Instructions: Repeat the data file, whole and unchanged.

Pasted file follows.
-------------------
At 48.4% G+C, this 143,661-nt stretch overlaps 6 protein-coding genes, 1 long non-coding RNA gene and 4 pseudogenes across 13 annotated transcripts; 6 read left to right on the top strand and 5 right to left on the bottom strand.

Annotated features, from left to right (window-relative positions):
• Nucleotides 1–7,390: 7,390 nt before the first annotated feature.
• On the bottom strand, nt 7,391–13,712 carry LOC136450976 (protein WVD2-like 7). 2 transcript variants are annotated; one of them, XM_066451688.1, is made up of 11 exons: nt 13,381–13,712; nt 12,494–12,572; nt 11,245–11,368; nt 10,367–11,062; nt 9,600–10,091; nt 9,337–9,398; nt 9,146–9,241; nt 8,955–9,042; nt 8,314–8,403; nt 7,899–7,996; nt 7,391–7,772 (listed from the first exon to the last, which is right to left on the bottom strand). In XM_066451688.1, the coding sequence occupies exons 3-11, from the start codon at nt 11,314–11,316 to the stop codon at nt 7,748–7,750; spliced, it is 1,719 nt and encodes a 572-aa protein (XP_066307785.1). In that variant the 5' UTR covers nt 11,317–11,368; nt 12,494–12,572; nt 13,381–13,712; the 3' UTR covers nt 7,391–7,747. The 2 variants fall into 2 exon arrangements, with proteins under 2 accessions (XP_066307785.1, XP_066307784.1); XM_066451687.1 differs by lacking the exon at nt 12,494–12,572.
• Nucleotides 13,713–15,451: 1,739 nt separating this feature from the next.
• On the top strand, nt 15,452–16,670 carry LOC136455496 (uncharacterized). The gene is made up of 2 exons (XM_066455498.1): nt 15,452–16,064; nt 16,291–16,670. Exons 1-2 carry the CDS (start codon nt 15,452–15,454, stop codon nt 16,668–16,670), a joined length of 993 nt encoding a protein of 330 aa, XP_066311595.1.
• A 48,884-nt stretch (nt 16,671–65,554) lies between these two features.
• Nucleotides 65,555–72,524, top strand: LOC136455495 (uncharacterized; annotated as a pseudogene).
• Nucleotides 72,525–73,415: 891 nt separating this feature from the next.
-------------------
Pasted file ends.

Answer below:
At 48.4% G+C, this 143,661-nt stretch overlaps 6 protein-coding genes, 1 long non-coding RNA gene and 4 pseudogenes across 13 annotated transcripts; 6 read left to right on the top strand and 5 right to left on the bottom strand.

Annotated features, from left to right (window-relative positions):
• Nucleotides 1–7,390: 7,390 nt before the first annotated feature.
• On the bottom strand, nt 7,391–13,712 carry LOC136450976 (protein WVD2-like 7). 2 transcript variants are annotated; one of them, XM_066451688.1, is made up of 11 exons: nt 13,381–13,712; nt 12,494–12,572; nt 11,245–11,368; nt 10,367–11,062; nt 9,600–10,091; nt 9,337–9,398; nt 9,146–9,241; nt 8,955–9,042; nt 8,314–8,403; nt 7,899–7,996; nt 7,391–7,772 (listed from the first exon to the last, which is right to left on the bottom strand). In XM_066451688.1, the coding sequence occupies exons 3-11, from the start codon at nt 11,314–11,316 to the stop codon at nt 7,748–7,750; spliced, it is 1,719 nt and encodes a 572-aa protein (XP_066307785.1). In that variant the 5' UTR covers nt 11,317–11,368; nt 12,494–12,572; nt 13,381–13,712; the 3' UTR covers nt 7,391–7,747. The 2 variants fall into 2 exon arrangements, with proteins under 2 accessions (XP_066307785.1, XP_066307784.1); XM_066451687.1 differs by lacking the exon at nt 12,494–12,572.
• Nucleotides 13,713–15,451: 1,739 nt separating this feature from the next.
• On the top strand, nt 15,452–16,670 carry LOC136455496 (uncharacterized). The gene is made up of 2 exons (XM_066455498.1): nt 15,452–16,064; nt 16,291–16,670. Exons 1-2 carry the CDS (start codon nt 15,452–15,454, stop codon nt 16,668–16,670), a joined length of 993 nt encoding a protein of 330 aa, XP_066311595.1.
• A 48,884-nt stretch (nt 16,671–65,554) lies between these two features.
• Nucleotides 65,555–72,524, top strand: LOC136455495 (uncharacterized; annotated as a pseudogene).
• Nucleotides 72,525–73,415: 891 nt separating this feature from the next.